Rather than setting your standards too high it sounds like you are setting them too low. You sound like you are coasting on your innate talents without challenging yourself. Like many high achievers you likely have a fear of failure which prevents you from taking on greater challenges. Within your comfort zone you excel and don't really risk failure. Short term this is a cozy comfortable feeling. Long term you may very well find it unsatisfying. (Of course I could be totally wrong about you, my comments being based upon your two paragraph life summary.)
posted by caddis at 6:53 AM on July 31, 2008 [1 favorite]

Hm. I'm not sure it's totally contradictory (the conclusion, that is). I think anonimous is trying to say he's a perfectionist, which stops him from actually doing things - I probably can't be as good as the best. He can't be best, so he won't try, because he "knows" he'll fail... at being the best, that is.

Anonymous, I think the key is realizing that just because people in general label something or someone as "the best", that doesn't mean it is the best for you (or the best in general, even, but there's no need to go into that argument at this point). Doing the best you can is the best, period. Or the best for you, on any given situation. Not going for it because you don't feel like working at it or because you're afraid you'll fail... that's lame, and beneath you. Have fun while you're at it, too - life's just too short.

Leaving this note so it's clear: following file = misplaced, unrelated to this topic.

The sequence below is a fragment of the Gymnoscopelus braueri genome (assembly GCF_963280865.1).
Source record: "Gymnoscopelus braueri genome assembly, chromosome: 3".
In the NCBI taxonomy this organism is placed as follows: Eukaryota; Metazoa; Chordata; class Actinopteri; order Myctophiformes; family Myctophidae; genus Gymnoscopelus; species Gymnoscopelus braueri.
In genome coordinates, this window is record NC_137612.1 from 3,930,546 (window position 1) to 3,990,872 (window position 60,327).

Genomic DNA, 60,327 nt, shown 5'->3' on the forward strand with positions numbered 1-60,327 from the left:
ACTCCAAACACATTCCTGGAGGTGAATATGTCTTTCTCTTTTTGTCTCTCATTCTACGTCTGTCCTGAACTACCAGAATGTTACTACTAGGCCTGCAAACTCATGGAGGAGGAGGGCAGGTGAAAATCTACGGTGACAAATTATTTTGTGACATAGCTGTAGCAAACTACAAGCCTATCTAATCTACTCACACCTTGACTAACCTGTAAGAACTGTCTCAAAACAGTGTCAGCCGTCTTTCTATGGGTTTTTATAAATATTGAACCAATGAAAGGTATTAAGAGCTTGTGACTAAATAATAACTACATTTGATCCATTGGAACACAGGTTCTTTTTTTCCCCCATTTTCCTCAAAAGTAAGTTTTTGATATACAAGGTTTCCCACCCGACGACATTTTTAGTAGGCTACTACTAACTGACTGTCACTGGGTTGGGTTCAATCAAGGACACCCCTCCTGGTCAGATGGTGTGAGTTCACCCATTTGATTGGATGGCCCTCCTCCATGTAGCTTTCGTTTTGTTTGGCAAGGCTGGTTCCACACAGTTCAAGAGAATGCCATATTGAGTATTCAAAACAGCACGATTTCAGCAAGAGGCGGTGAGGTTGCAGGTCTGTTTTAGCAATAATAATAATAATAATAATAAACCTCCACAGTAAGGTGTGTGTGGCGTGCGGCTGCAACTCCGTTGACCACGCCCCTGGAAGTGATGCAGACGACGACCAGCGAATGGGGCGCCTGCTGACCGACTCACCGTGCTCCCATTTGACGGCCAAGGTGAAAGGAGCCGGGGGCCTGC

posted by neblina_matinal at 6:55 AM on July 31, 2008 [1 favorite]

You sound like you don't work on projects; you use projects as tools to work on yourself. Perfectionism is all about ego. In other words, you're writing a paper about Napoleon (or whatever) but you're not focusing on Napoleon; you're focusing on your grade, how much better your paper on Napoleon is than other people's, how little work you can get away with; etc. From your question, I don't know if you're a perfectionist or not. But it does seem like you're caught up in yourself.

Focus on the project. When you do that, it really doesn't matter whether you're writing the best paper on Napoleon or the worst. The important thing is, you're engaging with Napoleon. I've done this for years. It's not easy at first. But it can become a way of life after a while -- a way of focusing outward.

I'm doing it now with a production of "Cymbeline" I'm directing. Since I direct Shakespeare plays, there's no chance I'll ever work on anything original. There have been thousands of productions of the play before mine and they'll be thousands of productions after mine. (My company performs on a bare stage without costumes or sets, so there's no way I can impose some sort of "cool" directorial concept). Will my production be the best "Cymbeline" ever? Who cares? That's not even on my radar. I'm just engaging with this fascinating story.
posted by grumblebee at 6:56 AM on July 31, 2008 [27 favorites]

To answer your original questions, "good enough" is a result you're happy with. It sounds like you're OK with your input, but your results fall short. You're going to have to work with a therapist who can help you look past short-term pain in order to achieve satisfactory long-term results.